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A $145 billion chief economist says the US market is past its peak — and warns there's nothing else in the world that can step in to take its place
Reuters / Luke MacGregor
- Larry Hatheway, the chief economist at $145 billion GAM Investments, says the US stock market has reached a stage where it's beyond its peak.
- Perhaps more ominously, he warns that there's no equity market anywhere in the world capable of stepping up and filling to void left by the US.
- Hatheway outlines his thoughts in an op-ed provided exclusively to Business Insider.
Slumping global equity markets in October have surprised investors. The biggest puzzle is what caused the sell-off. What do markets know now that they didn’t know a few months ago?
Trade wars and their potential escalation? Uncertainty about US mid-term elections? China slowing? Fed hikes? Italy’s fiscal rule-breaking? Angela Merkel’s political woes? A strong dollar? Higher oil prices? Hard Brexit?
Nope, nothing new there.
About the only ‘new news’ in October is the Saudi Arabia imbroglio. Yet few investors ascribe the global equity meltdown to Saudi Arabia alone.
While it is fashionable to blame large market sell-offs on ‘technicals’ — algorithmic trading or index trackers dumping ETFs — that can’t be the whole story. If the market decline isn’t fundamental, then opportunity exists to buy at knock down prices. Yet the reluctance of stock pickers to move in suggests they sense something is awry.
More likely, we’ve entered 'post-peak.' The best of growth and earnings is over. If so, then the litany of troublesome policies and politics begins to matter.
Put differently, when things are good and getting better, it’s easy to climb the wall of worry. When things stop getting better, the metaphor becomes Wiley Coyote in thin air a few feet from the edge of another wall — the face of the Grand Canyon.
But is it true that we’ve passed peak growth and peak earnings?
It looks that way. Consider first global growth.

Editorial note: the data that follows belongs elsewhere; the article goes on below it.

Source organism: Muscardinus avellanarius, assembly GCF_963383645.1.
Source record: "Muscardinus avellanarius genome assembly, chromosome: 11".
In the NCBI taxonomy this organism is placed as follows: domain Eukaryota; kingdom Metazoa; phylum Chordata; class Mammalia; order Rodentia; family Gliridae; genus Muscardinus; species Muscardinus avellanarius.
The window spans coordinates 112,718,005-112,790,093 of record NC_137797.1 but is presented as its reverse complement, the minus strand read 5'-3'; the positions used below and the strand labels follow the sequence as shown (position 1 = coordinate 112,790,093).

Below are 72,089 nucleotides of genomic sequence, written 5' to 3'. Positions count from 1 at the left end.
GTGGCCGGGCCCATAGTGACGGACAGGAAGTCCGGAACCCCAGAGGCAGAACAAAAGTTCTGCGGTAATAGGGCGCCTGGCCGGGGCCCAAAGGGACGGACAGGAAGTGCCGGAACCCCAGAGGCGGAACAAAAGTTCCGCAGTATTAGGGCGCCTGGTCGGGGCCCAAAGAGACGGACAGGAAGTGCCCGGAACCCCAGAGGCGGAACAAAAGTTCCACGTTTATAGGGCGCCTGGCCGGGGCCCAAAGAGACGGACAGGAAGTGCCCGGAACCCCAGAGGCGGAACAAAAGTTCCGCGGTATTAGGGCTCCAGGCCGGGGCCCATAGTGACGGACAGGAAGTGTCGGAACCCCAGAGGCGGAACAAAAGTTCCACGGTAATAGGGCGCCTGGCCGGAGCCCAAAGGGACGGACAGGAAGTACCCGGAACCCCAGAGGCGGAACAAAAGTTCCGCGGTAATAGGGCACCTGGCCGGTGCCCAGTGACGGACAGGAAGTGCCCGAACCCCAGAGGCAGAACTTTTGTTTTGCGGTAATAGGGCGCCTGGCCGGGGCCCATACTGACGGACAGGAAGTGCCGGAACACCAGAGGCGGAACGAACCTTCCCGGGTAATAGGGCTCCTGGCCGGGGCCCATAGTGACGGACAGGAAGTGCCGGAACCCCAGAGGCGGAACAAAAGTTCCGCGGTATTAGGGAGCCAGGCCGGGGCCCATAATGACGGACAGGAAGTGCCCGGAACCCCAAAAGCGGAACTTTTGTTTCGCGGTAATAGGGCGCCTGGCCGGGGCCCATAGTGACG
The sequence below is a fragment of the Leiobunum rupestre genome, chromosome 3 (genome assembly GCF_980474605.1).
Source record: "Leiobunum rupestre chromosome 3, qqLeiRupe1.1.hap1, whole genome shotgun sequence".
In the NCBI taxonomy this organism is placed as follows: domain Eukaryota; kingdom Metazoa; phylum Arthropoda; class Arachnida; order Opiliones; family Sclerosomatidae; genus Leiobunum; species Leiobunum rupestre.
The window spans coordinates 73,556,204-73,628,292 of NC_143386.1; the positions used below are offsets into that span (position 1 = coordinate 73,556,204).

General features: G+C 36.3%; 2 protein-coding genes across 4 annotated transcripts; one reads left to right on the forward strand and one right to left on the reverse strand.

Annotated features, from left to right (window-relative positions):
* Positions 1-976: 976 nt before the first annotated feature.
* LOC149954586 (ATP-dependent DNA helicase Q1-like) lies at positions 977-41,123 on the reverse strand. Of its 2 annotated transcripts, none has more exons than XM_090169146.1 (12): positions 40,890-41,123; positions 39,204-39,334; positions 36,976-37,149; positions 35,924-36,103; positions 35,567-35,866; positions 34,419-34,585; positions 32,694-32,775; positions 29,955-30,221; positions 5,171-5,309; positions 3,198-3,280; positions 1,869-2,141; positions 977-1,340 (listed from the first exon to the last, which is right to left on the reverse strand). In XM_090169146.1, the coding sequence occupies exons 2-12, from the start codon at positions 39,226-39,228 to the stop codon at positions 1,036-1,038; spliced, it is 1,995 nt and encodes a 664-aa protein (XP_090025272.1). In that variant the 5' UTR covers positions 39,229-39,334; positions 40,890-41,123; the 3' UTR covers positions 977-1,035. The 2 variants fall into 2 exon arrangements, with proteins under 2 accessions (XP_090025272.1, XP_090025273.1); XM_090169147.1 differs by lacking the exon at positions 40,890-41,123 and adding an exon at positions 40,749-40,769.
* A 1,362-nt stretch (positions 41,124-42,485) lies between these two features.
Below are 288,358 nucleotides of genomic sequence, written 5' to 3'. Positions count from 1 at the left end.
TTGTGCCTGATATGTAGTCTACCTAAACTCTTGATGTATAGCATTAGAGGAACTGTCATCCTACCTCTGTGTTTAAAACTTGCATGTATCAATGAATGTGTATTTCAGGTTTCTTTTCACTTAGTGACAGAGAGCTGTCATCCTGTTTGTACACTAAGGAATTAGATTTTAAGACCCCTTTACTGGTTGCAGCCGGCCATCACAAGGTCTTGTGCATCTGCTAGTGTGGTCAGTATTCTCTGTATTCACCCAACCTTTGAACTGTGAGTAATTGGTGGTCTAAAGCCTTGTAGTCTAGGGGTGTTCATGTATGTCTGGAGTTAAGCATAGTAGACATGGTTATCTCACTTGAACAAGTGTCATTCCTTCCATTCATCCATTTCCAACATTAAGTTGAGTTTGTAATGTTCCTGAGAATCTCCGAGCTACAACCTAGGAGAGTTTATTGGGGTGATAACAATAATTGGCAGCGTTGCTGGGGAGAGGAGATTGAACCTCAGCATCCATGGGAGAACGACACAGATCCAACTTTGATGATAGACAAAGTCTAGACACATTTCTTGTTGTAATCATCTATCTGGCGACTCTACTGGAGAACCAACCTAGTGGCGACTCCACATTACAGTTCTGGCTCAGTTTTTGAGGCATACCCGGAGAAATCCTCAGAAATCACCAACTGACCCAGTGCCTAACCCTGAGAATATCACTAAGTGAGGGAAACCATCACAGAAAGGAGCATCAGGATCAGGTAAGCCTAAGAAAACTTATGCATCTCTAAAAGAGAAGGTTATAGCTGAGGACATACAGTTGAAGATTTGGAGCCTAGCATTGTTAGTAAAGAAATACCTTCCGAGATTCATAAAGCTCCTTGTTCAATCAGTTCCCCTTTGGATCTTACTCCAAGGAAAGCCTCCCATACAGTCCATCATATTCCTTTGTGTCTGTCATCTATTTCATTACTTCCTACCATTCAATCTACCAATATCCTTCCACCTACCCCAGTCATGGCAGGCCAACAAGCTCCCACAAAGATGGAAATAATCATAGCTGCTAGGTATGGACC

In the US, economic activity peaked mid-year. Softness is now showing up in housing and autos. Real short rates are edging back toward positive territory (deflated by core inflation). The boost to corporate spending from tax cuts and deregulation is happening now. It will fade next year. Corporate taxes won’t be cut again and the low hanging fruit of deregulation by executive order has been picked.
Most important, the US economy is at full employment, with trend growth around 2.5%, not 4.2% (the Q2 rate of GDP growth), nor 3.5% (the Q3 rate of GDP growth). From here, either growth slows or inflation accelerates. And if the latter happens, the Fed will hike rates even faster to ensure growth slows.
Can China replace the US as the world’s growth locomotive? That’s unlikely for two reasons. First, China gets less bang for an additional buck (renminbi) of easing. Second, China is now relaxing credit policy to offset the risk that exports will shrivel as trade conflict with the US intensifies. That’s hardly reassuring. China is girding itself for the worst, not preparing for compromise.
As for Europe, Japan or the rest of the emerging economies the lesson is age-old. They follow, not lead, the global business cycle. Investors could spend less time waiting for Godot.
Still, the bulls might counter, what about profits? Aren’t we in a golden age of profitability? Surely that will lure investors back into equities.
True, for the US and Japan the past decade has seen profit share in GDP, return on capital and a host of other earnings metrics scale heights never before seen in the post-war period.
Unfortunately, the best is past in the US. The share of corporate profits in US GDP peaked at 12.6% in Q2 2012, where it then hovered for a few years. Over the last two years, however, it has been falling and is now nearly two percentage points below its cyclical peak.
Why? Largely because firms have already squeezed as much as they can out of labour — capturing the bulk of productivity gains for the bottom line. Wages are beginning to rise, while productivity lags. Energy costs are also rising, as is the cost of debt finance. Lastly, as various companies have recently noted, tariffs are pushing up prices for selected inputs.
Post-peak US profits is unnerving because in 2018 US equities have been the only game in town. So will any equity market replace the US?
Japan is quietly enjoying a remarkable decade-long rise in corporate profits — but can anyone imagine Japan, alone, leading global equity markets higher? Europe and emerging markets have consistently failed to deliver on earnings and without an (unlikely) acceleration of economic growth that won’t change.
In sum, when times were good and getting better, markets could tolerate shabby politics and dubious economic policy, as well as Fed tightening. Post-peak, that’s proving too much to ask.
So while it would be nice to think that the rest of the world can grab the market leadership baton from the US, or that value can replace growth as the driver of equity returns, that’s unlikely so long as Washington, London, Rome, and a few other places don’t start putting wrongs to right.
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